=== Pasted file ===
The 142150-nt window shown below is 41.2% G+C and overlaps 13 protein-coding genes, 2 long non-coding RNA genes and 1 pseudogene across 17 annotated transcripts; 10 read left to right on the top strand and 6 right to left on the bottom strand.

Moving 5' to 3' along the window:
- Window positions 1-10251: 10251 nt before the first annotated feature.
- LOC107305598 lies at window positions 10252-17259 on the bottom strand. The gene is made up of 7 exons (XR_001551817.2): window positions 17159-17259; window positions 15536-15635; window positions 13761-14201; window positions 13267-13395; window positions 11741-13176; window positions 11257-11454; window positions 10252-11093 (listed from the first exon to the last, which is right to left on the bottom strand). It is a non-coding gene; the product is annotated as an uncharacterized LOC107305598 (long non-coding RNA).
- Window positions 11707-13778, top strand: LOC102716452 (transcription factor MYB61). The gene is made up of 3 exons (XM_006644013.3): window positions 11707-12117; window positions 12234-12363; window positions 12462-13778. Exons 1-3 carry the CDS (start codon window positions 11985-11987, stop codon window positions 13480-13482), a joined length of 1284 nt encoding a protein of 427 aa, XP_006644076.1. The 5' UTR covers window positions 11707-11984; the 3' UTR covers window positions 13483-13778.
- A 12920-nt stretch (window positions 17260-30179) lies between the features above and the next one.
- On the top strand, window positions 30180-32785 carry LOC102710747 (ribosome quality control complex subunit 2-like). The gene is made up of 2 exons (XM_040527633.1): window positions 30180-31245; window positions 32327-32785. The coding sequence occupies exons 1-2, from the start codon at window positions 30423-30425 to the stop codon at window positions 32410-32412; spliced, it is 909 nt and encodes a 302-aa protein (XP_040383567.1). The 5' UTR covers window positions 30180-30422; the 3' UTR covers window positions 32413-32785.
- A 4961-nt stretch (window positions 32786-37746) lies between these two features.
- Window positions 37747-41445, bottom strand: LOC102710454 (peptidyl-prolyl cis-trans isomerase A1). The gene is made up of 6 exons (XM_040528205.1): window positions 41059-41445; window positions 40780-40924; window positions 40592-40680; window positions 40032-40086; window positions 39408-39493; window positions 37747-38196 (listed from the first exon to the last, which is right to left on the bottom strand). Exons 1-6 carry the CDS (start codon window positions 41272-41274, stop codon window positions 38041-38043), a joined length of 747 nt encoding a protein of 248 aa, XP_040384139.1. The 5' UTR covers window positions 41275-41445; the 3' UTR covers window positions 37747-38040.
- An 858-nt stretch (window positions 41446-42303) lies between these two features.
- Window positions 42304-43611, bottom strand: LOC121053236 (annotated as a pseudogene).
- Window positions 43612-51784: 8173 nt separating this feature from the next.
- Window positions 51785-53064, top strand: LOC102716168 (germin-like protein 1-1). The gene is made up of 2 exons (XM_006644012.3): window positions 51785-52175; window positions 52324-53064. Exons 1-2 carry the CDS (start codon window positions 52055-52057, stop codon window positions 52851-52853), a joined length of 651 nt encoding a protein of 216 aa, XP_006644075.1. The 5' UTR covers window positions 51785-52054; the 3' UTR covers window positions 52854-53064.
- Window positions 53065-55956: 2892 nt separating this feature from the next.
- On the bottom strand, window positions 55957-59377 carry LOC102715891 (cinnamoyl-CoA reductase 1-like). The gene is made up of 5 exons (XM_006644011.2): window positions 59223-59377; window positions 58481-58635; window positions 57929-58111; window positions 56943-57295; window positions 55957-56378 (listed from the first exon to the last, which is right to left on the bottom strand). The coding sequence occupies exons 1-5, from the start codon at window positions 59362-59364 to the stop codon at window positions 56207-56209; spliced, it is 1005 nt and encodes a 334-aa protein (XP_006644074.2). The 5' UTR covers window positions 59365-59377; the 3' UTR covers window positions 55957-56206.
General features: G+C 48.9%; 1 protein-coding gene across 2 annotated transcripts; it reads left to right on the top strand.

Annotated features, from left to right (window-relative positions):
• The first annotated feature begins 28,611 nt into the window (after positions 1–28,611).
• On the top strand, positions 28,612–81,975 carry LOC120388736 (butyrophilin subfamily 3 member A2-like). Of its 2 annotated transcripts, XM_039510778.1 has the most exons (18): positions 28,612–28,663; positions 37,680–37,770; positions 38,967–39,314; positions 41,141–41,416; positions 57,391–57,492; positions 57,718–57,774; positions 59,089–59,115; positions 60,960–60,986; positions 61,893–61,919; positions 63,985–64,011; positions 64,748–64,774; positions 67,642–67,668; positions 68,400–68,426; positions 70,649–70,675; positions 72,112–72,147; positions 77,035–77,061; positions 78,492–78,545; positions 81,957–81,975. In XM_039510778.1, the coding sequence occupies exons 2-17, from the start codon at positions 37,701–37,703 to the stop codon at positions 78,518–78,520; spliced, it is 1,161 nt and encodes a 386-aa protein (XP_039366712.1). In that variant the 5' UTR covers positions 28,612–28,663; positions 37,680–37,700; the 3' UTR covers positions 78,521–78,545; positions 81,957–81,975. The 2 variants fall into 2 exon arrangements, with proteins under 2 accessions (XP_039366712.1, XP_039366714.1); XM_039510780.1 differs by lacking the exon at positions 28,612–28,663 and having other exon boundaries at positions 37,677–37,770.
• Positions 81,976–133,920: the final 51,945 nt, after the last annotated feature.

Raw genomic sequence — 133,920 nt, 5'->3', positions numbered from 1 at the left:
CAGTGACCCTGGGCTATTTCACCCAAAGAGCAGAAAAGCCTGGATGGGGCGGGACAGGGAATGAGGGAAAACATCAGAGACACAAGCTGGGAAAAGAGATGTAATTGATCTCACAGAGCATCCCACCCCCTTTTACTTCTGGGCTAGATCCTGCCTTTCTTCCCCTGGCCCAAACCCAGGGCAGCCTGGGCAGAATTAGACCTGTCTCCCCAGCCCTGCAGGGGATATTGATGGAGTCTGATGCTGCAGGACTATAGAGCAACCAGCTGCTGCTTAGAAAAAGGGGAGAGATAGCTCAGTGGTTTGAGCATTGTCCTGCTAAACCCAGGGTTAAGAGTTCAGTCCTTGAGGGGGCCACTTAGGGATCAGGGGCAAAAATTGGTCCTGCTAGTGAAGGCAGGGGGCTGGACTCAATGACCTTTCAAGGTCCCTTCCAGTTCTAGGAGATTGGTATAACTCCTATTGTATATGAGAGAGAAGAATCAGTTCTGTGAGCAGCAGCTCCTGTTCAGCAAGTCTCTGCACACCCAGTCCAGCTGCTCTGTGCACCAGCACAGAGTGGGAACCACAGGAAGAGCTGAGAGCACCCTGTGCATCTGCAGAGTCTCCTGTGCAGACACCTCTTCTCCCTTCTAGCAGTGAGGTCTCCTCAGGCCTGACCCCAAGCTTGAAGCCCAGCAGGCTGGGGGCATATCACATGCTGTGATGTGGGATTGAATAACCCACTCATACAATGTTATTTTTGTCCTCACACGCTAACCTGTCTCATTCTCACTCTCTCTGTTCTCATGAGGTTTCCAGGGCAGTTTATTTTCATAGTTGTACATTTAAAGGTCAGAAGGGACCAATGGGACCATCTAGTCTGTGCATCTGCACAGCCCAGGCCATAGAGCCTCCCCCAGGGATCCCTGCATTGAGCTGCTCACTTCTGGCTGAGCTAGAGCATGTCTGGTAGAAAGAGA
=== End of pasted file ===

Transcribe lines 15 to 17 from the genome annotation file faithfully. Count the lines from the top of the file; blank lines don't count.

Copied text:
- On the bottom strand, window positions 55957-59377 carry LOC102715891 (cinnamoyl-CoA reductase 1-like). The gene is made up of 5 exons (XM_006644011.2): window positions 59223-59377; window positions 58481-58635; window positions 57929-58111; window positions 56943-57295; window positions 55957-56378 (listed from the first exon to the last, which is right to left on the bottom strand). The coding sequence occupies exons 1-5, from the start codon at window positions 59362-59364 to the stop codon at window positions 56207-56209; spliced, it is 1005 nt and encodes a 334-aa protein (XP_006644074.2). The 5' UTR covers window positions 59365-59377; the 3' UTR covers window positions 55957-56206.
General features: G+C 48.9%; 1 protein-coding gene across 2 annotated transcripts; it reads left to right on the top strand.

Annotated features, from left to right (window-relative positions):